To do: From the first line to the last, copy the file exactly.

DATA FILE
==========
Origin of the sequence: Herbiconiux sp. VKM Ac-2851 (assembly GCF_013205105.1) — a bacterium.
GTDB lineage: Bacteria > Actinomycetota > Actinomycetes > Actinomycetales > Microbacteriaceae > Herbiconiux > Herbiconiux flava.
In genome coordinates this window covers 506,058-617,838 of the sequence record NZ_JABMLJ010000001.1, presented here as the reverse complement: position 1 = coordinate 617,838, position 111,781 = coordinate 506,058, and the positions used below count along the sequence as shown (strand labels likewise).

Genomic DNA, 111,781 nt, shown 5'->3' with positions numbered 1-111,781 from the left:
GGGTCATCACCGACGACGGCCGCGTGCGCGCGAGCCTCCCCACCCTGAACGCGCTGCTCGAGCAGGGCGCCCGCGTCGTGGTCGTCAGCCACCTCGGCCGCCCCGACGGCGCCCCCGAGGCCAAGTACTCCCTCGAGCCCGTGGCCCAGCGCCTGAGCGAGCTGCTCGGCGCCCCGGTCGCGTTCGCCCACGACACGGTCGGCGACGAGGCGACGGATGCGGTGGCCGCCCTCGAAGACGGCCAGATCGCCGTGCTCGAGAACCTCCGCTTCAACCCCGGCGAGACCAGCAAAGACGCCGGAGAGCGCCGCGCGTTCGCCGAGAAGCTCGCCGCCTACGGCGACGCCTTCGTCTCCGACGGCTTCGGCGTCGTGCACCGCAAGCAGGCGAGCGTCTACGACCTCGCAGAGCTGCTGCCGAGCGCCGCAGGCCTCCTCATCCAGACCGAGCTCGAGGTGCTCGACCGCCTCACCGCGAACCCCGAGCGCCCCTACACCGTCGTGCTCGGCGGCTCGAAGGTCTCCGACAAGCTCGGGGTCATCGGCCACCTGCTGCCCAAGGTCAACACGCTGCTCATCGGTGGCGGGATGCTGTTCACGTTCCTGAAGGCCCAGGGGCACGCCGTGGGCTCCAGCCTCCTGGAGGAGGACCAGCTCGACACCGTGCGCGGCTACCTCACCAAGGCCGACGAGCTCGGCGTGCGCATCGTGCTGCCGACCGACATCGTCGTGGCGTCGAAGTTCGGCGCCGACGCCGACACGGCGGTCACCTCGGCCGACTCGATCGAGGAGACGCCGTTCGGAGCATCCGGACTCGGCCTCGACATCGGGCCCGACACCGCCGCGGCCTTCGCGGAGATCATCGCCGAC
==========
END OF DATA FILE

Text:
Origin of the sequence: Herbiconiux sp. VKM Ac-2851 (assembly GCF_013205105.1) — a bacterium.
GTDB lineage: Bacteria > Actinomycetota > Actinomycetes > Actinomycetales > Microbacteriaceae > Herbiconiux > Herbiconiux flava.
In genome coordinates this window covers 506,058-617,838 of the sequence record NZ_JABMLJ010000001.1, presented here as the reverse complement: position 1 = coordinate 617,838, position 111,781 = coordinate 506,058, and the positions used below count along the sequence as shown (strand labels likewise).

Genomic DNA, 111,781 nt, shown 5'->3' with positions numbered 1-111,781 from the left:
GGGTCATCACCGACGACGGCCGCGTGCGCGCGAGCCTCCCCACCCTGAACGCGCTGCTCGAGCAGGGCGCCCGCGTCGTGGTCGTCAGCCACCTCGGCCGCCCCGACGGCGCCCCCGAGGCCAAGTACTCCCTCGAGCCCGTGGCCCAGCGCCTGAGCGAGCTGCTCGGCGCCCCGGTCGCGTTCGCCCACGACACGGTCGGCGACGAGGCGACGGATGCGGTGGCCGCCCTCGAAGACGGCCAGATCGCCGTGCTCGAGAACCTCCGCTTCAACCCCGGCGAGACCAGCAAAGACGCCGGAGAGCGCCGCGCGTTCGCCGAGAAGCTCGCCGCCTACGGCGACGCCTTCGTCTCCGACGGCTTCGGCGTCGTGCACCGCAAGCAGGCGAGCGTCTACGACCTCGCAGAGCTGCTGCCGAGCGCCGCAGGCCTCCTCATCCAGACCGAGCTCGAGGTGCTCGACCGCCTCACCGCGAACCCCGAGCGCCCCTACACCGTCGTGCTCGGCGGCTCGAAGGTCTCCGACAAGCTCGGGGTCATCGGCCACCTGCTGCCCAAGGTCAACACGCTGCTCATCGGTGGCGGGATGCTGTTCACGTTCCTGAAGGCCCAGGGGCACGCCGTGGGCTCCAGCCTCCTGGAGGAGGACCAGCTCGACACCGTGCGCGGCTACCTCACCAAGGCCGACGAGCTCGGCGTGCGCATCGTGCTGCCGACCGACATCGTCGTGGCGTCGAAGTTCGGCGCCGACGCCGACACGGCGGTCACCTCGGCCGACTCGATCGAGGAGACGCCGTTCGGAGCATCCGGACTCGGCCTCGACATCGGGCCCGACACCGCCGCGGCCTTCGCGGAGATCATCGCCGAC